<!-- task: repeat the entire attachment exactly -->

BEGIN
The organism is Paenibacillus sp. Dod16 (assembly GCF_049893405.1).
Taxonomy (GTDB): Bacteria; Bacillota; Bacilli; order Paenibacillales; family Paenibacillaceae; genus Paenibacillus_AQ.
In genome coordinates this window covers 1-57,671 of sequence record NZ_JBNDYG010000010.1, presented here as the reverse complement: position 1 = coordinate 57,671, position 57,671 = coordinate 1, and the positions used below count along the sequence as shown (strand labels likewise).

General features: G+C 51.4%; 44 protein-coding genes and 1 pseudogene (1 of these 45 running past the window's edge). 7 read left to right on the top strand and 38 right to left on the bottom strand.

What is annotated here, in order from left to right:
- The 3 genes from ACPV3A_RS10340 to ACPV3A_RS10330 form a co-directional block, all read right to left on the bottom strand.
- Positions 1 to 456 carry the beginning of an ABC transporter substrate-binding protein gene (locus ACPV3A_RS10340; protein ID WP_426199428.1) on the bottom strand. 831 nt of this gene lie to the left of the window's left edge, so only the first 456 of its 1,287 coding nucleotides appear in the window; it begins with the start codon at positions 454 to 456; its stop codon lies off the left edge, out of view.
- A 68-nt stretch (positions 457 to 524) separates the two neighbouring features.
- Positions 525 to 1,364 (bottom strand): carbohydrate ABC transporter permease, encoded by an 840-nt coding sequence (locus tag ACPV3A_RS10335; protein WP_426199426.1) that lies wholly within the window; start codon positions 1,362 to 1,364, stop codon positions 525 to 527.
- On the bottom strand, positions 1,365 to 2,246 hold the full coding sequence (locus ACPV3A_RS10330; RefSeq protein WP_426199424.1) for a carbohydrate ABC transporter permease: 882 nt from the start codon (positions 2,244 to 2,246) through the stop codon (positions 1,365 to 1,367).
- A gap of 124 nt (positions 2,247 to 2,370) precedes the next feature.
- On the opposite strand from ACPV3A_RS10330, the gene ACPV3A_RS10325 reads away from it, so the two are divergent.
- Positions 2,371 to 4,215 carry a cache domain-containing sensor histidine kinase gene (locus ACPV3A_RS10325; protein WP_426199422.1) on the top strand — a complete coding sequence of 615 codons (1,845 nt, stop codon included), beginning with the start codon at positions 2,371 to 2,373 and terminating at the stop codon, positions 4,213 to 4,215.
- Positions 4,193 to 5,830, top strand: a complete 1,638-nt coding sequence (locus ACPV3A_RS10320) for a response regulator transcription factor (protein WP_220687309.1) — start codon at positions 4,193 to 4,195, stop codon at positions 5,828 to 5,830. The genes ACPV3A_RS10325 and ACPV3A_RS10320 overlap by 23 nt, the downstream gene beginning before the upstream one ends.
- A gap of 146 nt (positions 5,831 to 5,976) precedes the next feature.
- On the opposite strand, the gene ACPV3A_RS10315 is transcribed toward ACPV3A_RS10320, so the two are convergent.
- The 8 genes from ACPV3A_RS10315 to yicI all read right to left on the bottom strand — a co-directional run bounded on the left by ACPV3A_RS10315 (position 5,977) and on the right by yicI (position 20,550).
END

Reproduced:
The organism is Paenibacillus sp. Dod16 (assembly GCF_049893405.1).
Taxonomy (GTDB): Bacteria; Bacillota; Bacilli; order Paenibacillales; family Paenibacillaceae; genus Paenibacillus_AQ.
In genome coordinates this window covers 1-57,671 of sequence record NZ_JBNDYG010000010.1, presented here as the reverse complement: position 1 = coordinate 57,671, position 57,671 = coordinate 1, and the positions used below count along the sequence as shown (strand labels likewise).

General features: G+C 51.4%; 44 protein-coding genes and 1 pseudogene (1 of these 45 running past the window's edge). 7 read left to right on the top strand and 38 right to left on the bottom strand.

What is annotated here, in order from left to right:
- The 3 genes from ACPV3A_RS10340 to ACPV3A_RS10330 form a co-directional block, all read right to left on the bottom strand.
- Positions 1 to 456 carry the beginning of an ABC transporter substrate-binding protein gene (locus ACPV3A_RS10340; protein ID WP_426199428.1) on the bottom strand. 831 nt of this gene lie to the left of the window's left edge, so only the first 456 of its 1,287 coding nucleotides appear in the window; it begins with the start codon at positions 454 to 456; its stop codon lies off the left edge, out of view.
- A 68-nt stretch (positions 457 to 524) separates the two neighbouring features.
- Positions 525 to 1,364 (bottom strand): carbohydrate ABC transporter permease, encoded by an 840-nt coding sequence (locus tag ACPV3A_RS10335; protein WP_426199426.1) that lies wholly within the window; start codon positions 1,362 to 1,364, stop codon positions 525 to 527.
- On the bottom strand, positions 1,365 to 2,246 hold the full coding sequence (locus ACPV3A_RS10330; RefSeq protein WP_426199424.1) for a carbohydrate ABC transporter permease: 882 nt from the start codon (positions 2,244 to 2,246) through the stop codon (positions 1,365 to 1,367).
- A gap of 124 nt (positions 2,247 to 2,370) precedes the next feature.
- On the opposite strand from ACPV3A_RS10330, the gene ACPV3A_RS10325 reads away from it, so the two are divergent.
- Positions 2,371 to 4,215 carry a cache domain-containing sensor histidine kinase gene (locus ACPV3A_RS10325; protein WP_426199422.1) on the top strand — a complete coding sequence of 615 codons (1,845 nt, stop codon included), beginning with the start codon at positions 2,371 to 2,373 and terminating at the stop codon, positions 4,213 to 4,215.
- Positions 4,193 to 5,830, top strand: a complete 1,638-nt coding sequence (locus ACPV3A_RS10320) for a response regulator transcription factor (protein WP_220687309.1) — start codon at positions 4,193 to 4,195, stop codon at positions 5,828 to 5,830. The genes ACPV3A_RS10325 and ACPV3A_RS10320 overlap by 23 nt, the downstream gene beginning before the upstream one ends.
- A gap of 146 nt (positions 5,831 to 5,976) precedes the next feature.
- On the opposite strand, the gene ACPV3A_RS10315 is transcribed toward ACPV3A_RS10320, so the two are convergent.
- The 8 genes from ACPV3A_RS10315 to yicI all read right to left on the bottom strand — a co-directional run bounded on the left by ACPV3A_RS10315 (position 5,977) and on the right by yicI (position 20,550).